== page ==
"I wonder whether Jesus' call for Christian unity isn't an invitation to focus on what unites rather than divides us, in order to see that everyone brings something valuable to God's kingdom." So said Kathy Koop, Pastor of First Mennonite Church, in reflecting on a recent ecumenical gathering. On May 9, "Behold! I do a New Thing—Emerging Perspectives in Ministry" took place at the Charleswood United Church. Using Isaiah 43:19, "I am about to do a new thing; now it springs forth, do you not perceive it?" as a springboard, the day saw one hundred participants, including more than 20 Mennonite Church Manitoba and MB pastors, come together for resourcing and fellowship.
This event, organized by representatives from United, Lutheran and Anglican churches, along with Canadian Mennonite University and the United Centre for Theological Studies (University of Winnipeg), included 17 'Ted Talk' reflections on ministry practice. Lutheran pastor and blogger Erik Parker spoke of the cultural commute between the generations, and wondered whether the church we are now, may be the church God is calling us to be. Vincent Solomon, Priest at Epiphany Indigenous Anglican, reflected on church spaces where culture and images are honoured, enabling participants to 'see themselves' in worship. CMU Professor Sheila Klassen-Wiebe expressed how the letter of James improvises on the teachings of Jesus and challenges the Church to imagine new ways of following. CMU Professor Karl Koop spoke on the Christian community's historical encounter with the living Word and Spirit. Jamie Howison, Priest from St. Benedict's Table, recalled how Robert Webber's concept of the "ancient future" inspired him to be part of starting a new Anglican church. Lynell Bergen, Pastor at Hope Mennonite, reflected on a church visioning process in which members drew a timeline of impacting events in the life of their congregation and accompanied these with stories of their encounters with faith and with one another.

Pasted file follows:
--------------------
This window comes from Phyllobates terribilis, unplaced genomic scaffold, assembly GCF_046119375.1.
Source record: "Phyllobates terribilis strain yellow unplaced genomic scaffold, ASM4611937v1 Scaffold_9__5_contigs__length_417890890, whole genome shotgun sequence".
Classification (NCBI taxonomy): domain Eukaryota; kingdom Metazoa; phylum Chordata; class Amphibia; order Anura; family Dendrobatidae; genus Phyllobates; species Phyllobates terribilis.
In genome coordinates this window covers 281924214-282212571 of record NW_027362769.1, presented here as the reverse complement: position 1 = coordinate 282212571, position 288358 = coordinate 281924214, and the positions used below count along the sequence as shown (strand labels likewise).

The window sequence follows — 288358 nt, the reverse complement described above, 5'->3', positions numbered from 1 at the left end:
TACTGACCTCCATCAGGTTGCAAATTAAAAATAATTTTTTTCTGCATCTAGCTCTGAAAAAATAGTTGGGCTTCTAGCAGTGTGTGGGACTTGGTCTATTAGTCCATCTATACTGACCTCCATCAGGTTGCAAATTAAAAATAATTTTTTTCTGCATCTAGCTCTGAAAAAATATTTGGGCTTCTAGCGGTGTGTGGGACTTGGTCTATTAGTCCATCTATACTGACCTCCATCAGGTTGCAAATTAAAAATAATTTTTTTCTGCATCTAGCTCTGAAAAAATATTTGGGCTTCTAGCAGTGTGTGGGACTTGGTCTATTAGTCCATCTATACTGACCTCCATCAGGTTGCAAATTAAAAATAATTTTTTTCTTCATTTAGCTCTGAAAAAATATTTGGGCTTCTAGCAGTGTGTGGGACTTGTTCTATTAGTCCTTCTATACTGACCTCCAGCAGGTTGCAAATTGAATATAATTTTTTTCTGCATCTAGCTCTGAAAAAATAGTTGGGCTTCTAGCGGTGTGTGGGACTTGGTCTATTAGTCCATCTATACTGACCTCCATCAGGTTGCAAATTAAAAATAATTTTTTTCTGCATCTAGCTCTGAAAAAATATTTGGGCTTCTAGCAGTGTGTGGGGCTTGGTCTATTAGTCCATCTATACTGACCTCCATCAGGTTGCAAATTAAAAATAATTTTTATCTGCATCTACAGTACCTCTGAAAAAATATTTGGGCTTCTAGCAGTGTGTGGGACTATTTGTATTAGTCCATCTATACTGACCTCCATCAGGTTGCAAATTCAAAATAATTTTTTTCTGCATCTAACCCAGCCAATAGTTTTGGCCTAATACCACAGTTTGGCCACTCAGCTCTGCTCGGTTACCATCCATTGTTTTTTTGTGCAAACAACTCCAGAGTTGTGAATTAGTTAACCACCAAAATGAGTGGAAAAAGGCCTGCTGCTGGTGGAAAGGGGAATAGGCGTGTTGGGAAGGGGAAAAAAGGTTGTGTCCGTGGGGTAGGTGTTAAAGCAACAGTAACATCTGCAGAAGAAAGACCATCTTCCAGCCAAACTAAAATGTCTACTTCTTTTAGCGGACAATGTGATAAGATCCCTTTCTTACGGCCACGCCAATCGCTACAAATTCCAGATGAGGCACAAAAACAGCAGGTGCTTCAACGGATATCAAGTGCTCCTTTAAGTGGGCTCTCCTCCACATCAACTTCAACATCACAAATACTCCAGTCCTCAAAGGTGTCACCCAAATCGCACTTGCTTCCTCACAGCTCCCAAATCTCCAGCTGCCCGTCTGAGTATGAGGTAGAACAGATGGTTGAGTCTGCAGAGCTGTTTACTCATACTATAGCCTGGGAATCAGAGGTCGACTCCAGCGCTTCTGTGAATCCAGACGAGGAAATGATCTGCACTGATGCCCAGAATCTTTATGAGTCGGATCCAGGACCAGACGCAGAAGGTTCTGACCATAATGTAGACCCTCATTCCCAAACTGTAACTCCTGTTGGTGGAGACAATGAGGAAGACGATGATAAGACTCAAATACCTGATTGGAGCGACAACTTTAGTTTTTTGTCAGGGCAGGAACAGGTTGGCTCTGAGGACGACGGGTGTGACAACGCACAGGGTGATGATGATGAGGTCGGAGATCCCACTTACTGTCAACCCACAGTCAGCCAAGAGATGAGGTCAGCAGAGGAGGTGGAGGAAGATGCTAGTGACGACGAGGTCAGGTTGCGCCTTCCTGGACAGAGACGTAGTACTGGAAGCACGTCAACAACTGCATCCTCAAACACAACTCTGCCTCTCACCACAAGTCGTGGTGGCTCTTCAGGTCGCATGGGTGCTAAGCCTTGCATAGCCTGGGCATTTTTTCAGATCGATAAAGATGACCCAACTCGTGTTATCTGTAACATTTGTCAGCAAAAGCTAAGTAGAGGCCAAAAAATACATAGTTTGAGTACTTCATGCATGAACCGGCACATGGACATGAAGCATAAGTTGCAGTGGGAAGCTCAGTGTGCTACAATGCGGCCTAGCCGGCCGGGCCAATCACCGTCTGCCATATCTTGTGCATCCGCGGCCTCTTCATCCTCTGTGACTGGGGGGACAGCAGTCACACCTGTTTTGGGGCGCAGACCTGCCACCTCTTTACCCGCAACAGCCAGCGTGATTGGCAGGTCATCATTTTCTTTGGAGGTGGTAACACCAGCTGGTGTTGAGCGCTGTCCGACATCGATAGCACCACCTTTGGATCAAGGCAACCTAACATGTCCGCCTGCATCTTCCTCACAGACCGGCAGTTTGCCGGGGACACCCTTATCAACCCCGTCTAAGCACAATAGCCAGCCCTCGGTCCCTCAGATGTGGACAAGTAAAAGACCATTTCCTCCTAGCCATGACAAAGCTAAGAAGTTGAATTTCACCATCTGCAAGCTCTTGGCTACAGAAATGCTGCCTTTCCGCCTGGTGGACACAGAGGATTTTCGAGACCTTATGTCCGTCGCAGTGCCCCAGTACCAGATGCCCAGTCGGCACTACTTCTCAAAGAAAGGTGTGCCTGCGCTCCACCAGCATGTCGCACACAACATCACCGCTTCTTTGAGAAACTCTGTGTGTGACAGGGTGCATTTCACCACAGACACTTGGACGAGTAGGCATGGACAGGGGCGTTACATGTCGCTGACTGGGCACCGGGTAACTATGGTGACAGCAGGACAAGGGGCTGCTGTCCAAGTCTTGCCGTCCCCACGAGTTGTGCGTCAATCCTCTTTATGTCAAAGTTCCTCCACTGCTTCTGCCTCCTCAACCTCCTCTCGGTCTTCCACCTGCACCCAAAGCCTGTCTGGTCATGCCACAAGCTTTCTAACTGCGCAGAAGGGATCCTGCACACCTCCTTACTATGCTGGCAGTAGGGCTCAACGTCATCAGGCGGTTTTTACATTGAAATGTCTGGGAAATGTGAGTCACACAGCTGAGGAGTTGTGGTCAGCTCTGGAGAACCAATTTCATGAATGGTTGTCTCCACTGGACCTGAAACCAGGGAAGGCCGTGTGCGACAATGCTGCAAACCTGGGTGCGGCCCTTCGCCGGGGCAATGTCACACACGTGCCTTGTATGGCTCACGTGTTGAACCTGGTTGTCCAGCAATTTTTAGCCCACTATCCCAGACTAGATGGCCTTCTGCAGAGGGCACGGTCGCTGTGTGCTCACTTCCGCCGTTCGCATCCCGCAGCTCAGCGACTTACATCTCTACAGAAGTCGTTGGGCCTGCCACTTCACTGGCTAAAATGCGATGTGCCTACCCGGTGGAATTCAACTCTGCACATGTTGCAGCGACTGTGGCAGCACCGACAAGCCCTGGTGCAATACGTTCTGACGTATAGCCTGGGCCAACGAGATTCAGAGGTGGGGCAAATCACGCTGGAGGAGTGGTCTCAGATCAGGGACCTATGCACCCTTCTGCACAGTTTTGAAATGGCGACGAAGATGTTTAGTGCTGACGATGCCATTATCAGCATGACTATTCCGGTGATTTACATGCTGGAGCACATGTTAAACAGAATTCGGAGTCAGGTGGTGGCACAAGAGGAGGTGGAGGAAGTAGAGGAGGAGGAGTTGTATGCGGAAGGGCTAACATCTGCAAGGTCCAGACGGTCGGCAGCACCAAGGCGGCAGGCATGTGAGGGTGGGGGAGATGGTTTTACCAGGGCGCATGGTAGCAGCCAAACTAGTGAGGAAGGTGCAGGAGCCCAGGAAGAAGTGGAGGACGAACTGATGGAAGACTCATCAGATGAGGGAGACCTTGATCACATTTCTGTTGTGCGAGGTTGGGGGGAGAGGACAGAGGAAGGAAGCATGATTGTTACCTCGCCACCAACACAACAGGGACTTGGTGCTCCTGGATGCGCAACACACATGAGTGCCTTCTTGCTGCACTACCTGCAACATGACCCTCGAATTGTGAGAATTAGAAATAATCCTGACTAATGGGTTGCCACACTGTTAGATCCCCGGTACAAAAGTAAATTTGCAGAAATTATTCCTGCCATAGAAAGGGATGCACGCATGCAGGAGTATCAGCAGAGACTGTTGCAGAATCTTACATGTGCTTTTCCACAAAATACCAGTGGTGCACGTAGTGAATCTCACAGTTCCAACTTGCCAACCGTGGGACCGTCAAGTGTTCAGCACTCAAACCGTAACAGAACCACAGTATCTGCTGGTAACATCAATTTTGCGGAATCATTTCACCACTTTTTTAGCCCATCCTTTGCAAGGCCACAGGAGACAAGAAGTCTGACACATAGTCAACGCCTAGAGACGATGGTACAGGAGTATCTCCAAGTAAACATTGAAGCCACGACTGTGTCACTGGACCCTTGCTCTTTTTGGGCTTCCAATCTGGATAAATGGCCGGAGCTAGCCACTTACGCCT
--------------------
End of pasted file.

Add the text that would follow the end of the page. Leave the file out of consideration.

Throughout the day, participants spoke of their yearning for this kind of ecumenical interaction. Donna Peters Small, from Fort Garry Mennonite Fellowship, said that relationships of this kind reflect God's yearning for 'estranged' children to reunite. Michael Pahl, Pastor at Morden Mennonite, noted that in contrast to much polarization and division in our churches, we are witnessing another movement of God's Spirit, one that breaks through our barriers, and moves us toward God's promised shalom of wholeness and harmony among all people. CMU Professor Gordon Zerbe reflected on the power of 'ecumenical gift exchange' and how "we can find much in common with people who don't share our ecclesial label."
Within the day's reflections and conversations, common threads emerged. Congregations in all denominations are dealing with shifting understandings of what the Church is becoming. The vitality of ecumenical relationships, a desire for new perspectives and a shared longing for renewed ministry offered hope to everyone that day. Professor Koop summed up the event well, saying, "Gatherings like this need to happen more often."
Printed from: media.cmu.ca/anewthingecumenicalgathering